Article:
Volcano science projects for an 8-year-old

Written by caleb schulte
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Volcano science projects for an 8-year-old
Eight-year-olds have a few options available for building a volcano science project. (Brand X Pictures/Brand X Pictures/Getty Images)

One of the best visual science presentations for an 8-year-old is a volcano. It utilises a chemical reaction to simulate a volcanic eruption. There are a few options for volcano design and lava type, as well as an underwater version of this science project. A volcano for an 8-year-old's science project can be made with little difficulty.

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Poster Board Volcano

For the easiest of the volcano projects you simply need to start with a 591ml glass or plastic soda bottle. Lay it mouth-down in the middle of a poster board. Trace around the bottle's mouth with a marker. Cut a straight line from the edge of the poster board to the circle that you just drew in the middle and cut the circle out. Take the two cut edges and overlap them to form a cone, then tape them together. Trim a bit at a time off the bottom of the cone until you have a cone that fits perfectly over the bottle when it is resting on the table right side up. Fill the cone with balled-up newspaper around the bottle to make it more stable. Place it on a base, such as a cardboard box bottom, with a two- or three-inch lip on all sides. Colour the cone to your liking.

Play Dough or Clay Volcano

Create a base that can keep the mess contained, such as the bottom of a cardboard box with a two- or three-inch lip on all sides. Build your volcano by forming a play dough or clay mound. Place a 567gr bottle in the middle of the base and form the play dough or clay around it, forming a cone-shaped volcano.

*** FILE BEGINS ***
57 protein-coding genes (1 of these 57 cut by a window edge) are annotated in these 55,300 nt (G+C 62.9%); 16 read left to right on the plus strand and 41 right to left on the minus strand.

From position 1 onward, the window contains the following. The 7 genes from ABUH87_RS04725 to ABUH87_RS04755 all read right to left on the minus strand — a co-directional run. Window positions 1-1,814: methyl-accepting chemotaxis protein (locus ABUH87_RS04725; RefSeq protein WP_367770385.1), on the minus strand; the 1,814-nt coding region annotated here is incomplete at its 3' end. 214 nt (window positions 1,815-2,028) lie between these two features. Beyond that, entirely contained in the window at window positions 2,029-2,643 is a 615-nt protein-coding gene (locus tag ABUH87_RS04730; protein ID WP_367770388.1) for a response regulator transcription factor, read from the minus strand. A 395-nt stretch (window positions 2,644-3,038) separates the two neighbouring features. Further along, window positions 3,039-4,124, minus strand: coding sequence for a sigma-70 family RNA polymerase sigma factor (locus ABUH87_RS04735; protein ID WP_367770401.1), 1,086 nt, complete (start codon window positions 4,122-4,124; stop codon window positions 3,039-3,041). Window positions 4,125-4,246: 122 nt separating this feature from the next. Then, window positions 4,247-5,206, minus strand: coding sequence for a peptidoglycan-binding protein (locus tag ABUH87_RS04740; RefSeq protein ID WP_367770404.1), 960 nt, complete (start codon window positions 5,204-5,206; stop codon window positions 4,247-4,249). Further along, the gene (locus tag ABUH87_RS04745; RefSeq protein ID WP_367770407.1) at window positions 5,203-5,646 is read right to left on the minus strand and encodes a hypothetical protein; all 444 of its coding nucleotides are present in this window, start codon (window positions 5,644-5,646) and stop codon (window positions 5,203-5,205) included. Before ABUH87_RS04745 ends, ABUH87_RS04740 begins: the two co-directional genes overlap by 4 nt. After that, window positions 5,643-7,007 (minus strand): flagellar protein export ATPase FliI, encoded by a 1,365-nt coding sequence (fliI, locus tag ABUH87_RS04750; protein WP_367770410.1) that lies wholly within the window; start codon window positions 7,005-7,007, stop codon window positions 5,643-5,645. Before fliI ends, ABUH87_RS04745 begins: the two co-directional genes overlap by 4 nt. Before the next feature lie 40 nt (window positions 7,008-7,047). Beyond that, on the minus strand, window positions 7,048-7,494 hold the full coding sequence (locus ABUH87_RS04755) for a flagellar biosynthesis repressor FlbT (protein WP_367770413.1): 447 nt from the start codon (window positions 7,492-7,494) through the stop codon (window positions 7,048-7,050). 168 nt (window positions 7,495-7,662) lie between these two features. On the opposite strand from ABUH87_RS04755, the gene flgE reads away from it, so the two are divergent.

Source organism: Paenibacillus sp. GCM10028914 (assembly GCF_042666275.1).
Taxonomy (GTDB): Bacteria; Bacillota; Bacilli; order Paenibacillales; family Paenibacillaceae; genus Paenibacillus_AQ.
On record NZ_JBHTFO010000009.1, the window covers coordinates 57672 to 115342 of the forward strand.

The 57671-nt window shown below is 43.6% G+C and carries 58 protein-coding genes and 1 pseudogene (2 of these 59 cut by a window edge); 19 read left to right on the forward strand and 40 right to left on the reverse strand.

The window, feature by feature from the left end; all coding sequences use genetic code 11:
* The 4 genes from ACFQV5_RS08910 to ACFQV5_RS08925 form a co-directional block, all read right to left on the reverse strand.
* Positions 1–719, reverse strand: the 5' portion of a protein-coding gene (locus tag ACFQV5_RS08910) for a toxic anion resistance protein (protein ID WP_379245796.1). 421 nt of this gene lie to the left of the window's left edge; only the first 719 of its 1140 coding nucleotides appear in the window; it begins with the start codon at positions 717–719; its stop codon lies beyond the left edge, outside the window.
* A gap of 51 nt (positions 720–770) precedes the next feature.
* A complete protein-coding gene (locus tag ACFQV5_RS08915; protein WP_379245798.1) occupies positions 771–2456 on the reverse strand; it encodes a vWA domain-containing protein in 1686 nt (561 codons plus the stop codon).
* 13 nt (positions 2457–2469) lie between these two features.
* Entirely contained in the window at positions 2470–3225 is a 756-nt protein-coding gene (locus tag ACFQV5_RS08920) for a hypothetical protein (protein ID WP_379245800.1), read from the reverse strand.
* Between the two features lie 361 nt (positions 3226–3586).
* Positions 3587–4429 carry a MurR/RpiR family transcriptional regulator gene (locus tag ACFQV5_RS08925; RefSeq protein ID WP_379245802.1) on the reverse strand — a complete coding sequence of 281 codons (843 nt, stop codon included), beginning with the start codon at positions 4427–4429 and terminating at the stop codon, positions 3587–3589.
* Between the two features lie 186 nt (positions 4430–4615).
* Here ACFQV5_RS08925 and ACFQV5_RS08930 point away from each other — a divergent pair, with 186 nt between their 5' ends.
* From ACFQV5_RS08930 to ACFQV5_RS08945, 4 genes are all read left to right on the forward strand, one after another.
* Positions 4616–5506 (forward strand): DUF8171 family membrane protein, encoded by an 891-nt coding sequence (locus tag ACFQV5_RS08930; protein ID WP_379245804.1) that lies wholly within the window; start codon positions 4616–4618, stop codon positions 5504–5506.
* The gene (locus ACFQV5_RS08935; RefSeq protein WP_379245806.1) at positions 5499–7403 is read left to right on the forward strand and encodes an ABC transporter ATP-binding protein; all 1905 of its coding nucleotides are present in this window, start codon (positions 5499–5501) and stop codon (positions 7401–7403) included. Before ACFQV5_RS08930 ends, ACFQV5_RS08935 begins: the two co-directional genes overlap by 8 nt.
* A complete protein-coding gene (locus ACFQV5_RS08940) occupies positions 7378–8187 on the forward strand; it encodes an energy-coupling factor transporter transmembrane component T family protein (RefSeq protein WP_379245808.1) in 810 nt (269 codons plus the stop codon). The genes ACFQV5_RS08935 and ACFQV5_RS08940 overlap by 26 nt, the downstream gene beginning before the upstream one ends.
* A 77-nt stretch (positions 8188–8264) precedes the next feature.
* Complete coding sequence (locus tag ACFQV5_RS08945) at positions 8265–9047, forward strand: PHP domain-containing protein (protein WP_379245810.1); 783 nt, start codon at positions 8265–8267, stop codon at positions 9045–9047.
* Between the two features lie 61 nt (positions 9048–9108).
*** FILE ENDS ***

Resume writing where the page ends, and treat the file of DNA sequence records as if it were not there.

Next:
Paper Mache

Create a base with the bottom of a box with a two- or three-inch lip on all sides. Place a 567gr bottle in the middle of the base and form a bunch of crumpled-up newspaper around the base of the bottle, taping it down to stabilise it. Mix equal parts water and white PVA glue and use the mixture to dip square strips of newspaper in and stick several layers of the strips around the bottle and newspaper. Let the volcano dry before painting it.

The Lava

For each of the above methods, fill the bottle about three-quarters full with water and add two or three tablespoons of baking soda. Put four or five drops of dish detergent in the bottle. In a separate bottle mix four or five tablespoons of white vinegar with a few drops of red-and-yellow food colouring. Dump the vinegar into the volcano, then sit back and watch the marvels of a volcanic eruption.

Mentos and Soda Lava

An alternative "lava" involves filling the bottle with a carbonated soda, such as Dr. Pepper, Pepsi or Coke. Drop three or four Mentos candy's in all at once and step back. The result is a violent eruption, which causes an enormous mess.

Underwater Volcano

In a large-mouthed but skinny glass jar, build a play dough or clay volcano around a small container, such as an old film canister, leaving the opening unobstructed. Mix the vinegar with the red-and-yellow food colouring and fill the container to the top of your volcano. Fill the container with vegetable oil, taking care not to spill the vinegar out of the volcano and so that it is about four or five inches above the top of the volcano. Mix the rubbing alcohol with a blue food colouring and pour it into the jar as well. When everything has settled, the three liquids will be separate. Mix one or two tablespoons of baking soda with just enough water to create a thick past. Take small globs of the paste and drop them into the volcano to witness the underwater eruptions.

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